Attachment Not Available for Punitive Damages in Elder Abuse Claims

Timothy Kowal, Esq.
November 14, 2022

When a nonagenarian’s new 35-years-junior wife started liquidated his assets, his daughter, Lisa Royals, intervened. In her resulting lawsuit of Royals v. Lu (D1d4 Jul. 18, 2022) 81 Cal.App.5th 328., not only did Royals allege almost $1.1 million in financial elder abuse, she also sought a writ of attachment for three times that amount—apparently based on statutory penalties and attorney fees. And despite the requirement that attachments be based on retrospective rather than prospective debts, the trial court issued a $3.4 million attachment order.

The First District Court of Appeal reversed. Royals’s pleadings were “unclear what justified an attachment amount of more than three times the actual damages that Royals pleaded on information and belief.” And even after the appellate court’s request for supplemental briefing on that point, the court found “Royals’s elusiveness” to be “troubling.”

The trial court did not cover itself in glory either. The trial court “might have insisted upon an evidentiary and legal foundation” for the $3.4 million attachment request, but instead “did not question” the request “and simply rubber-stamped it.”

This is not now the attachment statutes work. (Code Civ. Proc., § 483.010 et seq.) The statutes require a sworn affidavit stating the requested amount, and stating that the amount is based on an existing indebtedness in a fixed or readily ascertainable amount. Pleading damages based on penalties and punitive damages, or in “an open-ended way” to justify an inflated damages award, cannot satisfy the attachment statutes.

The court suggests the correct way forward: “Had Royals supported her attachment request with competent proof and a sufficiently specific statement of the amount she sought to secure, her prayer for compensatory damages could be considered a claim for “indebtedness” subject to attachment, as could her prayer for attorney fees and costs, an additional mandatory item of recovery in a financial elder abuse action (Welf. & Inst. Code, § 15657.5., subd. (a)) that is expressly attachable under the Attachment Law (Code Civ. Proc., §§ 483.015, subd. (a)(2), 482.110). But a claim for punitive damages recovery is meant to deter and punish, not to make anyone whole.”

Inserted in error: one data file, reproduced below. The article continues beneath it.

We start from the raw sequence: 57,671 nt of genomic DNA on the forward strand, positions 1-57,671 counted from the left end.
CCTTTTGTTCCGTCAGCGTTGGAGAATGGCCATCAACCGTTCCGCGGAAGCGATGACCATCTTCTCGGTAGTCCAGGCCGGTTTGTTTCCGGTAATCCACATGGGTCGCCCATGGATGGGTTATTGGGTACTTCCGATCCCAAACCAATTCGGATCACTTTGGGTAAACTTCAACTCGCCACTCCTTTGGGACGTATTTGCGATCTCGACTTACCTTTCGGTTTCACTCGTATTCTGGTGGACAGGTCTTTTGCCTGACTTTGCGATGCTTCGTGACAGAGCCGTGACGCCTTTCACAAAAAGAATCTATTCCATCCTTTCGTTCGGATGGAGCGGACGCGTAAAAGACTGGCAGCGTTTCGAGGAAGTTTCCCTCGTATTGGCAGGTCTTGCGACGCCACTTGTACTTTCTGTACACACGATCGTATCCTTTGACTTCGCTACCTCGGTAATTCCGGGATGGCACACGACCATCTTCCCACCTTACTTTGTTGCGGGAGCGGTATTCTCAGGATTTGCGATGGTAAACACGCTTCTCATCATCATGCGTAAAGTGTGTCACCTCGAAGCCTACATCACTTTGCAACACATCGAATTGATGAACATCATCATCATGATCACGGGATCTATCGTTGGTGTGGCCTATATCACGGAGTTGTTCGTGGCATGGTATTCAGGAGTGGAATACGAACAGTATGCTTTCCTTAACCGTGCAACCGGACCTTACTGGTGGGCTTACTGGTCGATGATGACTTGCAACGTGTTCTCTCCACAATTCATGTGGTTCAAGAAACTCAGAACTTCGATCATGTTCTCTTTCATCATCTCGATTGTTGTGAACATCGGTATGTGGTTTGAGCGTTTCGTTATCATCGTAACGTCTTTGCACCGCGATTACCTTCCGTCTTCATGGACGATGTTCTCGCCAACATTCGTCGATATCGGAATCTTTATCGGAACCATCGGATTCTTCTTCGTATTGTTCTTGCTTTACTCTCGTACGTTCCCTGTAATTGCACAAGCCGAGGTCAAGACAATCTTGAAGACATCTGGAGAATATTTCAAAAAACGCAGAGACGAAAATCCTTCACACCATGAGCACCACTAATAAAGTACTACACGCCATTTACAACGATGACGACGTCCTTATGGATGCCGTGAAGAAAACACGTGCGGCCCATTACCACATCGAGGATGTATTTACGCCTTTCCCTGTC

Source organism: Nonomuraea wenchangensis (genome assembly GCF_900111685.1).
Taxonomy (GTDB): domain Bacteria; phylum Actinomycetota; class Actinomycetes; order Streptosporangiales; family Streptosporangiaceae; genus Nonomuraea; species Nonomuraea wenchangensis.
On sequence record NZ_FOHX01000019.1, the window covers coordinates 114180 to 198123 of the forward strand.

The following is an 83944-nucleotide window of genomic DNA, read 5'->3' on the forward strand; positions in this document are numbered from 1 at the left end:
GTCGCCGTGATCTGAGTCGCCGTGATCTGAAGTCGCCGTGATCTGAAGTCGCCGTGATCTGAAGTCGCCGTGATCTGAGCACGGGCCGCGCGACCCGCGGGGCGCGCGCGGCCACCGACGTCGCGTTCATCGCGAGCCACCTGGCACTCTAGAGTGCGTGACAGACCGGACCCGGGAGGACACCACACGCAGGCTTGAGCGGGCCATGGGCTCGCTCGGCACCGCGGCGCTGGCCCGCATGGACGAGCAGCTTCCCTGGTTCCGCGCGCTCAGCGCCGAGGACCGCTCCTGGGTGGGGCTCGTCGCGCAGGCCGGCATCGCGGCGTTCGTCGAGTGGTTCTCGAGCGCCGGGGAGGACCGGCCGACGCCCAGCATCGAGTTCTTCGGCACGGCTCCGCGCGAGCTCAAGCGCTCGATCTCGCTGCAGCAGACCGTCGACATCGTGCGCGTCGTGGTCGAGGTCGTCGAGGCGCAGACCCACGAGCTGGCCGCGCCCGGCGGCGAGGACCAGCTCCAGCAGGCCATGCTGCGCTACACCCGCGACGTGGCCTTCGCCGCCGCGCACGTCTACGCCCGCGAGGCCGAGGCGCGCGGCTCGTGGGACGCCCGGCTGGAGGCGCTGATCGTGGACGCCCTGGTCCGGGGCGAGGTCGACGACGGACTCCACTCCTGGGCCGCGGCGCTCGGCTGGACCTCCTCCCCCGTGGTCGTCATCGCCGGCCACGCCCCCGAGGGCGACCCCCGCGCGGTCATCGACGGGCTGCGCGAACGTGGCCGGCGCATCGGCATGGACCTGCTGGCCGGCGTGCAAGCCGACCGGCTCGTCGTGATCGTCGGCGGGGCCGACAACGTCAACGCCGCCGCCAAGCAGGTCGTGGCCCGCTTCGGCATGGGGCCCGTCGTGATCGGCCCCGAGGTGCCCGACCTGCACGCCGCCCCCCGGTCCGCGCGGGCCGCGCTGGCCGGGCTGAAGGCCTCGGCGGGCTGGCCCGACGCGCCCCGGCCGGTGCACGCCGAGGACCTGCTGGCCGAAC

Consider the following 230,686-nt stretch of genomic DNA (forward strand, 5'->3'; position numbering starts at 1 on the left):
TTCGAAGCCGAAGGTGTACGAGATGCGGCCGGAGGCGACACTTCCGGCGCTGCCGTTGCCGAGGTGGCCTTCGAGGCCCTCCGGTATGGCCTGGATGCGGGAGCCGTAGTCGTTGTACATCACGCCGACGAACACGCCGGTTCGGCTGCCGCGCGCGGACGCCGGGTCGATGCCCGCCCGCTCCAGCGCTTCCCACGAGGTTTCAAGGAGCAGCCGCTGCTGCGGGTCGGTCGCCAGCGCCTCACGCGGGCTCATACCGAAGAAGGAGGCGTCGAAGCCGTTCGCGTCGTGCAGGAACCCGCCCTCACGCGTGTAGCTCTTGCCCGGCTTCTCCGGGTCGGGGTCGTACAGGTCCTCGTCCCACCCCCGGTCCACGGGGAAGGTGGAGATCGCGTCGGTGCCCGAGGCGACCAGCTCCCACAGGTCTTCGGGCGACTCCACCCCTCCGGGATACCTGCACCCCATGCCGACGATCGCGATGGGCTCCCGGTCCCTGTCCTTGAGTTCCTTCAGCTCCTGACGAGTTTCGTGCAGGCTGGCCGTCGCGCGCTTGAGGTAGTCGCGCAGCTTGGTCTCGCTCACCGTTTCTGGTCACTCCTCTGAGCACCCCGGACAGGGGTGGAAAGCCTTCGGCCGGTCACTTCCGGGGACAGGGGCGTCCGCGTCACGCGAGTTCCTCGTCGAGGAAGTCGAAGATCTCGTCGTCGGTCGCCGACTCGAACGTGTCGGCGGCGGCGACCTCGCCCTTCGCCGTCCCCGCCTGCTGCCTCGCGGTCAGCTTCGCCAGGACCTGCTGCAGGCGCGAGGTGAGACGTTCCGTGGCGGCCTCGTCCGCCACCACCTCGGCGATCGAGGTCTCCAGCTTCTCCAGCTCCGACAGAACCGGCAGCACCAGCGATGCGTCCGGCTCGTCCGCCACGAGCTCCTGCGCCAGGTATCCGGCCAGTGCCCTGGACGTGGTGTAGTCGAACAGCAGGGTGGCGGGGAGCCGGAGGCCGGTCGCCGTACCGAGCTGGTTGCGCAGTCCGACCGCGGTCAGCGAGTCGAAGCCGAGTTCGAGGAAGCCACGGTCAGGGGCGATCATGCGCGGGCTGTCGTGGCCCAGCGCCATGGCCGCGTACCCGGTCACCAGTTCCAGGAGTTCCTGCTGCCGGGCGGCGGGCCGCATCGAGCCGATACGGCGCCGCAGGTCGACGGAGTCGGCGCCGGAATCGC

A trial court has no jurisdiction to vacate an order on appeal.

Royals got wise that the Court of Appeal was going to reverse her attachment order. So Royals asked the trial court to vacate it, which the trial court did. Royals then moved to dismiss the appeal of the attachment order on grounds that, now that the attachment was vacated, the appeal was moot.

No dice. The trial court’s vacatur of the attachment was a nullity: “a trial court has no jurisdiction to vacate, modify or otherwise change an order that is the subject of a pending appeal. (Gallenkamp v. Superior Court (1990) 221 Cal.App.3d 1, 12, 270 Cal.Rptr. 346 [“Until remittitur issues, the lower court cannot act upon the reviewing court's decision; remittitur ensures in part that only one court has jurisdiction over the case at any one time.”].)”

Royals argued that the trial court had jurisdiction to stay the attachment order pending appeal (upon posting a bond per Code of Civil Procedure section 917.65), so by extension the trial court had jurisdiction to vacate the order as well. “This logic is flawed,” the Court of Appeal concluded. “There is a material difference between enforcement and vacatur.”

So despite the trial court’s thinking better of the attachment order, the Court of Appeal denied the motion to dismiss as moot, kept the appeal, and issued a published opinion enforcing the affidavit and indebtedness requirements of the attachment statutes, and rejected the use of attachment orders to collect punitive damages prejudgment.

Tim Kowal is an appellate specialist certified by the California State Bar Board of Legal Specialization. Tim helps trial attorneys and clients win their cases and avoid error on appeal. He co-hosts the Cal. Appellate Law Podcast at, and publishes a newsletter of appellate tips for trial attorneys at Contact Tim at or (714) 641-1232.

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